Monday, February 29, 2016

25 Signs of Pain in Cats

Hero kept open-mouth breathing when he had urolithiasis (even though he also had bouts of chasing a toilet-paper roll around the bath).

Cats are experts at masking pain. We discussed this recently when we spoke to Dr Susan Little about signs of pain in cats, and now there is more research to add to the discussion.

Isabella Merola and Daniel Mills, from the University ofLincoln, set out to determine whether feline experts could achieve a consensus on the signs of pain in cats. They found over 80 per cent agreement that 25 signs were considered sufficient to indicate pain (i.e. sufficient to indicate pain when they occur, but not necessarily present in all cats with painful conditions).

They begin by acknowledging that there is now general agreement that pain – in humans and non-humans – is a multidimensional experience. It’s not just a matter of a physical sensation – the sensory aspect of pain relates to its intensity, location and duration. Pain also involves thoughts and feelings (what scientists call the affective-motivational domain) – this encompasses the emotional and unpleasant aspects. Put it this way, without emotions we wouldn’t have negative associations with pain. It would be just another physical experience.

Feline better on pain medication, post-operatively.
The authors reviewed the literature on feline pain and identified 67 signs that a 
cat might be in pain.

The study involved several rounds, the first to ascertain what conditions experts associated with pain in cats, also to find out if there were any other signs of pain in cats. There were: the list grew from 67 to 91.

Conditions the experts considered painful included orthopaedic conditions (conditions like arthritis, fractures); cancer (especially bone cancer); urinary tract disease (cystitis, urinary tract obstruction), pancreatitis, ophthalmic conditions (like uveitis), dental disease (tooth fractures, stomatitis, gingivitis), trauma, surgical pain, peritonitis, diabetes, bowel disease, foreign body ingestion, vertebral disc disease, thromboembolism, neuropathic pain, skin damage, dermatological conditions (burns, wounds, ear infections), visceral inflammation, oro-facial pain and cat fights. One might rate some of these conditions as more painful than others.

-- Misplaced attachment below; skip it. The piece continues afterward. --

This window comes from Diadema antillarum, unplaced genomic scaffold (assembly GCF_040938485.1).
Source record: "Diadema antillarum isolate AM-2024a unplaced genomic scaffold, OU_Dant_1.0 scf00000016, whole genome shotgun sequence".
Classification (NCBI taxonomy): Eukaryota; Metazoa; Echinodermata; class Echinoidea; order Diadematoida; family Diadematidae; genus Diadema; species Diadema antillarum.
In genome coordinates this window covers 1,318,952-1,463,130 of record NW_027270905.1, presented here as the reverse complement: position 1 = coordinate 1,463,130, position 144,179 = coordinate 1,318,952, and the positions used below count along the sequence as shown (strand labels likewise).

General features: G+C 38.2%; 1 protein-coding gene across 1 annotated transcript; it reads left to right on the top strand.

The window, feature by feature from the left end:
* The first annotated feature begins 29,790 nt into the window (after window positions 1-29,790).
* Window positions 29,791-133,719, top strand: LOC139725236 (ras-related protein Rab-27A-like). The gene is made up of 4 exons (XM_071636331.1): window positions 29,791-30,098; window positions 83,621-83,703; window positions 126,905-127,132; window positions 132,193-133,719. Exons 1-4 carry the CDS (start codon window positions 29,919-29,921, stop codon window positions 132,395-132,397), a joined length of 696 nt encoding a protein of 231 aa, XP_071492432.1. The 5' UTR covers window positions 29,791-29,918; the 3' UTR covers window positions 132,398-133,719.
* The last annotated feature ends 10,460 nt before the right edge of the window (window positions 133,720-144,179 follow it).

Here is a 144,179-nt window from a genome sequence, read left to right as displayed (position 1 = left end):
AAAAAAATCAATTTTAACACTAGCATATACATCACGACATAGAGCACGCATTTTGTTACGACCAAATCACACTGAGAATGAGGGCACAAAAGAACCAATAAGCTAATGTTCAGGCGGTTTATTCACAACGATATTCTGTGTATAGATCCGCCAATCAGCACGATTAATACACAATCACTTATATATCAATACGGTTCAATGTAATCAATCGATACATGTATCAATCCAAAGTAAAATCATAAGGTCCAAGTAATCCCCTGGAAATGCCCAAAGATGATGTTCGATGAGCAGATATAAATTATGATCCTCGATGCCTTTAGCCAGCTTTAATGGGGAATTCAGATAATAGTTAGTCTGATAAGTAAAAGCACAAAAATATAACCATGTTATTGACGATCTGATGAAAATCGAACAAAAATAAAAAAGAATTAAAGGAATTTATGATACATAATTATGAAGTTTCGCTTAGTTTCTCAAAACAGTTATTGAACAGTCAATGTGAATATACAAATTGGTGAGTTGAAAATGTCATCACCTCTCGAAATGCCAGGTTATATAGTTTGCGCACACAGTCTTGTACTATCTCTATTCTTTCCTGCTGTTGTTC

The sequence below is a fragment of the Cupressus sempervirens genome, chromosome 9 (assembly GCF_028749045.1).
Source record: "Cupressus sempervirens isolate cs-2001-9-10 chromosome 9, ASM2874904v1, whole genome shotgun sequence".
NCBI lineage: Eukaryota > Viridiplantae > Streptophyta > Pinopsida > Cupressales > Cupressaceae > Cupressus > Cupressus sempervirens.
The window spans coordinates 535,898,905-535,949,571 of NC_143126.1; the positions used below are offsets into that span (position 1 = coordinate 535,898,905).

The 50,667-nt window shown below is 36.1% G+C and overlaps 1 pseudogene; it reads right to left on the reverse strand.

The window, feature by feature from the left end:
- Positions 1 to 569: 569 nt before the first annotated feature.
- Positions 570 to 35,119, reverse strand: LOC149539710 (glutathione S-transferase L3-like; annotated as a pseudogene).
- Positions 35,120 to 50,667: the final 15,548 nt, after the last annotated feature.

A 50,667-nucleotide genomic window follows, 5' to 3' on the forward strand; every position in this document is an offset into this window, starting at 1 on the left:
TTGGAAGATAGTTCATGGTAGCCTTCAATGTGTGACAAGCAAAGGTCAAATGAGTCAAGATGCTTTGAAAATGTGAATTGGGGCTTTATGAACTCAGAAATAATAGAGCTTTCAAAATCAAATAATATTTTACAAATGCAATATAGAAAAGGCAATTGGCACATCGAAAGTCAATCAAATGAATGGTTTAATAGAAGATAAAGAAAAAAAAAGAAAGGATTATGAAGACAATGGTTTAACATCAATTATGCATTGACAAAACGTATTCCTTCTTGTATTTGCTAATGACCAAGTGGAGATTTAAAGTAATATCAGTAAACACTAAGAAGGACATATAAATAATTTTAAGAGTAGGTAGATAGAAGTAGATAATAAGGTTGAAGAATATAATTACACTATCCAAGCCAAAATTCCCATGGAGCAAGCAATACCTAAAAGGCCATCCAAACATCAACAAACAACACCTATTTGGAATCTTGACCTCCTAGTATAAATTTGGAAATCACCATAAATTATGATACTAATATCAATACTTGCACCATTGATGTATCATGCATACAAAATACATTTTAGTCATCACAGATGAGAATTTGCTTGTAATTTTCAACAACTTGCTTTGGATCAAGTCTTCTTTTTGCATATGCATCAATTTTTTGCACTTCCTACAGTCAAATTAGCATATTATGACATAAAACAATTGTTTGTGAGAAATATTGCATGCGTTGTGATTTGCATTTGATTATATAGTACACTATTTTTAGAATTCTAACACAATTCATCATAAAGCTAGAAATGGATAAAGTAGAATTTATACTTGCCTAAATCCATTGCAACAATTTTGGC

The experts whittled this down, agreeing on 25 signs and behaviours sufficient to indicate pain.
These were:
  • Lameness
  • Difficulty to jump
  • Abnormal gait
  • Reluctance to move
  • Reaction to palpation
  • Withdraw/hiding
  • Absence of grooming
  • Playing less
  • Appetite decrease
  • Overall activity decrease
  • Less rubbing toward people
  • General mood
  • Temperament
  • Hunched up posture
  • Shifting of weight
  • Licking a particular body region
  • Lower head posture
  • Blepharospasm
  • Change in form of feeding behaviour
  • Avoiding bright areas
  • Growling
  • Groaning
  • Eyes closed
  • Straining to urinate
  • Tail flitching

In addition, a number of other behaviours were considered unreliable for inferring pain but were present in cats with high or low level pain. These included signs like sitting more often (a very difficult parameter to evaluate in a species that sits even more than we do); panting (also associated with fear/stress); seeking contact with a person (some cats are people-cats, others most definitely are not); hissing (again, depends on the temperament); house soiling (can be due to feline politics); ear position; eye position; tension in the body and so on.

Of course there are some limitations. For example, signs must be interpreted in context – some of the listed behaviours might be related to the animal’s mood or temperament, or may occur due to a non-painful condition (for example, an abnormal gait can occur due to a non-painful neurological condition; a scared cat may freeze or withdraw or react explosively to palpation). The experts disagreed on things like the intensity of pain associated with certain behaviours, and no signs could be reliably linked to chronic conditions. Because it is so insidious and may not be associated with an initial, acute phase, chronic pain is more difficult to detect in cats. Sometimes we really don’t know until we trial pain relief.

As with people, cats are individuals and their expression of pain may vary significantly with personality, temperament and mood. The authors conclude that much work needs to be done to validate an observational instrument for assessing pain in cats, but the list itself is an excellent tool for vets and owners in considering whether a particular cat’s behaviour and signs are consistent with being in pain.

Reference

Merola I, Mills DS (2016) Behavioural Signs of Pain in Cats: An Expert Consensus. PLoS ONE11(2):e0150040.doi:10.1371/journal.pone.0150040


http://journals.plos.org/plosone/article?id=10.1371/journal.pone.0150040#abstract0

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